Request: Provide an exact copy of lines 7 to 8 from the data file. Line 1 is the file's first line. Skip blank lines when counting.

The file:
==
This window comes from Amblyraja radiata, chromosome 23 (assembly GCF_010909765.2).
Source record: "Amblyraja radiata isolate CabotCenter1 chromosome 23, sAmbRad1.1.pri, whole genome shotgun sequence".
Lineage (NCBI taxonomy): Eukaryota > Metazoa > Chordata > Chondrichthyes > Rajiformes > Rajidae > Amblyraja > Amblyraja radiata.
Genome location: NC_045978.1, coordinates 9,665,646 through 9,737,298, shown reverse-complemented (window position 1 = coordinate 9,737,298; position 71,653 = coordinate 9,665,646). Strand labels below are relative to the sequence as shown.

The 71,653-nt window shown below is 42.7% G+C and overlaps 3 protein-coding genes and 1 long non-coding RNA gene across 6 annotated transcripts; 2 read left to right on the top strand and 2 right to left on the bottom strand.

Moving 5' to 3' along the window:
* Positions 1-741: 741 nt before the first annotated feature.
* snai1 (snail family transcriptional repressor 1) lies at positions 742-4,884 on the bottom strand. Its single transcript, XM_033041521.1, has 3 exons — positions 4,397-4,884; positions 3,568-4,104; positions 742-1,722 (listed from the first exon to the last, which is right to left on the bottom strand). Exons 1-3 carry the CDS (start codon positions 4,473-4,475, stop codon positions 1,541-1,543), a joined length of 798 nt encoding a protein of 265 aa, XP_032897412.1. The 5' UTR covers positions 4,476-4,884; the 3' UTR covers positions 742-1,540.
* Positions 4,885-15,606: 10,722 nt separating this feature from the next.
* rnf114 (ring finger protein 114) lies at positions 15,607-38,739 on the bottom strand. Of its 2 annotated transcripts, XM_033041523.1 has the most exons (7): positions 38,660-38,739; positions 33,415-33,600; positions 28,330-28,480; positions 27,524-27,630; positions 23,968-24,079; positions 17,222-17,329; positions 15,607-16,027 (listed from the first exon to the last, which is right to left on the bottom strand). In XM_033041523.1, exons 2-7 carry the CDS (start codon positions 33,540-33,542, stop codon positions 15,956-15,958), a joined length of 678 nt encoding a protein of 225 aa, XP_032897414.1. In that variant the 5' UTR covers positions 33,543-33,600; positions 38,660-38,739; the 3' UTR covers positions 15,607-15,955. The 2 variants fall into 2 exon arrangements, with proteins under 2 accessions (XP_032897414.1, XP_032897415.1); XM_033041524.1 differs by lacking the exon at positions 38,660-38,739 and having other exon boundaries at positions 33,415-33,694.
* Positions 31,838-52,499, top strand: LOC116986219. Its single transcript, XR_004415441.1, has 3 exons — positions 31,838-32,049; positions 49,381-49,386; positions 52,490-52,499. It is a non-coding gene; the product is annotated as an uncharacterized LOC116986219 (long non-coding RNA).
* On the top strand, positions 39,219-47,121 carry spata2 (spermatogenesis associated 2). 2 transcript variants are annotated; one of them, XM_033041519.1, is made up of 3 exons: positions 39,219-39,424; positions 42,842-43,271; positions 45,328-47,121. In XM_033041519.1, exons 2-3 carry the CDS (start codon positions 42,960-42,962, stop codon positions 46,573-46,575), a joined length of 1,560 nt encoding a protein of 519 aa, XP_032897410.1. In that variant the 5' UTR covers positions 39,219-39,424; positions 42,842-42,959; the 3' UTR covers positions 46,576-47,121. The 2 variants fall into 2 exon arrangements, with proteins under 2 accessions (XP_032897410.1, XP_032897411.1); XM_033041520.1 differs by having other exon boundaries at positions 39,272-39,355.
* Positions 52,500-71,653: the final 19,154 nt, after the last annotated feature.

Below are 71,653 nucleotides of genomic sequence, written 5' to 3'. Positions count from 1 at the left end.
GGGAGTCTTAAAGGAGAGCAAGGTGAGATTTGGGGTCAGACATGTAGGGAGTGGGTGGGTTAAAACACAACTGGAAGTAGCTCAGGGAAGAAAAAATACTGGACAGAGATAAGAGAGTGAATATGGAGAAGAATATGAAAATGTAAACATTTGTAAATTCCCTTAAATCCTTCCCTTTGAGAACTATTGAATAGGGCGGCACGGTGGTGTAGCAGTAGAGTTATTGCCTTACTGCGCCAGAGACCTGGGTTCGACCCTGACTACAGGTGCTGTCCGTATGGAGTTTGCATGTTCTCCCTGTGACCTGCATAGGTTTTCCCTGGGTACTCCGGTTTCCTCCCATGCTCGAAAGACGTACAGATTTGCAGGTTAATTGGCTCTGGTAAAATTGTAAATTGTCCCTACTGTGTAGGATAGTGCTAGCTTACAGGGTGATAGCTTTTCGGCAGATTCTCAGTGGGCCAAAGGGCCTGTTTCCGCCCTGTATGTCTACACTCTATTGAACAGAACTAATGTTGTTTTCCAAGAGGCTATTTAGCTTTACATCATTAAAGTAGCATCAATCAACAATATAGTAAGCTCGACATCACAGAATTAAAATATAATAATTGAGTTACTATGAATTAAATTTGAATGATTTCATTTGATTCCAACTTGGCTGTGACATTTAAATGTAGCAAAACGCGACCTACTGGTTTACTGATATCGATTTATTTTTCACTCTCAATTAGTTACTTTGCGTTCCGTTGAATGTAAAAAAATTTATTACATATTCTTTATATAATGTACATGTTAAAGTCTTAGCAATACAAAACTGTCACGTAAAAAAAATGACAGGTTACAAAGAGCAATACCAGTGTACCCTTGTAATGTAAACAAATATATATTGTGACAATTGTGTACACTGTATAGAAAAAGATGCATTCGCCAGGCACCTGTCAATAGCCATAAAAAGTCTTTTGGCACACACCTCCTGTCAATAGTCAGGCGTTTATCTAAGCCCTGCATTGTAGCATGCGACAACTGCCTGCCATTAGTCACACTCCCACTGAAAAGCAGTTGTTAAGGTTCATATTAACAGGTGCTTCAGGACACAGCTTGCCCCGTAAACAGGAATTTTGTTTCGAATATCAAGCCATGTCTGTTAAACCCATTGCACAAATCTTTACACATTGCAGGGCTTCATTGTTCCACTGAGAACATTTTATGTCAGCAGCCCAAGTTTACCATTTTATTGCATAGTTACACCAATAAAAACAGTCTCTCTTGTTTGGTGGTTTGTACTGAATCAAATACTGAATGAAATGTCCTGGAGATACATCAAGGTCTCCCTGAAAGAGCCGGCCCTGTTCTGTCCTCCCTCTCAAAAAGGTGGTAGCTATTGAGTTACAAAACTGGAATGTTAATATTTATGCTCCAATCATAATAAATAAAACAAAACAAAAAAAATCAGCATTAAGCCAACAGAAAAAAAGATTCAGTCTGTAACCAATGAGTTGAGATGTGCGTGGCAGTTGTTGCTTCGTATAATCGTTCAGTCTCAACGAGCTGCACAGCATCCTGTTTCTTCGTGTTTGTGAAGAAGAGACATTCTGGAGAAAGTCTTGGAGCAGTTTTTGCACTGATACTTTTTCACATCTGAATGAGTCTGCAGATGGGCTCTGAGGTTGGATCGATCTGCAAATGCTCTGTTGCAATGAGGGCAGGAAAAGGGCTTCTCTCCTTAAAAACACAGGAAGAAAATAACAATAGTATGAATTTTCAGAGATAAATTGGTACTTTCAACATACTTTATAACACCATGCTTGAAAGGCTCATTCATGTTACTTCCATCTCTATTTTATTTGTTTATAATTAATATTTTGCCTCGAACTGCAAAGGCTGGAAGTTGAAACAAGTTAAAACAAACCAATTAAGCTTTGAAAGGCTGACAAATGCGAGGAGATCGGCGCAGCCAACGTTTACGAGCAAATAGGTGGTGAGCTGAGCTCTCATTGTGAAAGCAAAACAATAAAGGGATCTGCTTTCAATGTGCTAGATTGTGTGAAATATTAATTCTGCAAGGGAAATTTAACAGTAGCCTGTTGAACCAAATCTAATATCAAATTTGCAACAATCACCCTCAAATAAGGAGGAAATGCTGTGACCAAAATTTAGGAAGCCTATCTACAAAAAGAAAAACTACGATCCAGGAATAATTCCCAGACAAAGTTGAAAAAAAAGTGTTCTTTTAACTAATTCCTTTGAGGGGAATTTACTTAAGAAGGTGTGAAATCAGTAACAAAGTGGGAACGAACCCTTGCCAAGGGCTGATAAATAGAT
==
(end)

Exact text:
* Positions 1-741: 741 nt before the first annotated feature.
* snai1 (snail family transcriptional repressor 1) lies at positions 742-4,884 on the bottom strand. Its single transcript, XM_033041521.1, has 3 exons — positions 4,397-4,884; positions 3,568-4,104; positions 742-1,722 (listed from the first exon to the last, which is right to left on the bottom strand). Exons 1-3 carry the CDS (start codon positions 4,473-4,475, stop codon positions 1,541-1,543), a joined length of 798 nt encoding a protein of 265 aa, XP_032897412.1. The 5' UTR covers positions 4,476-4,884; the 3' UTR covers positions 742-1,540.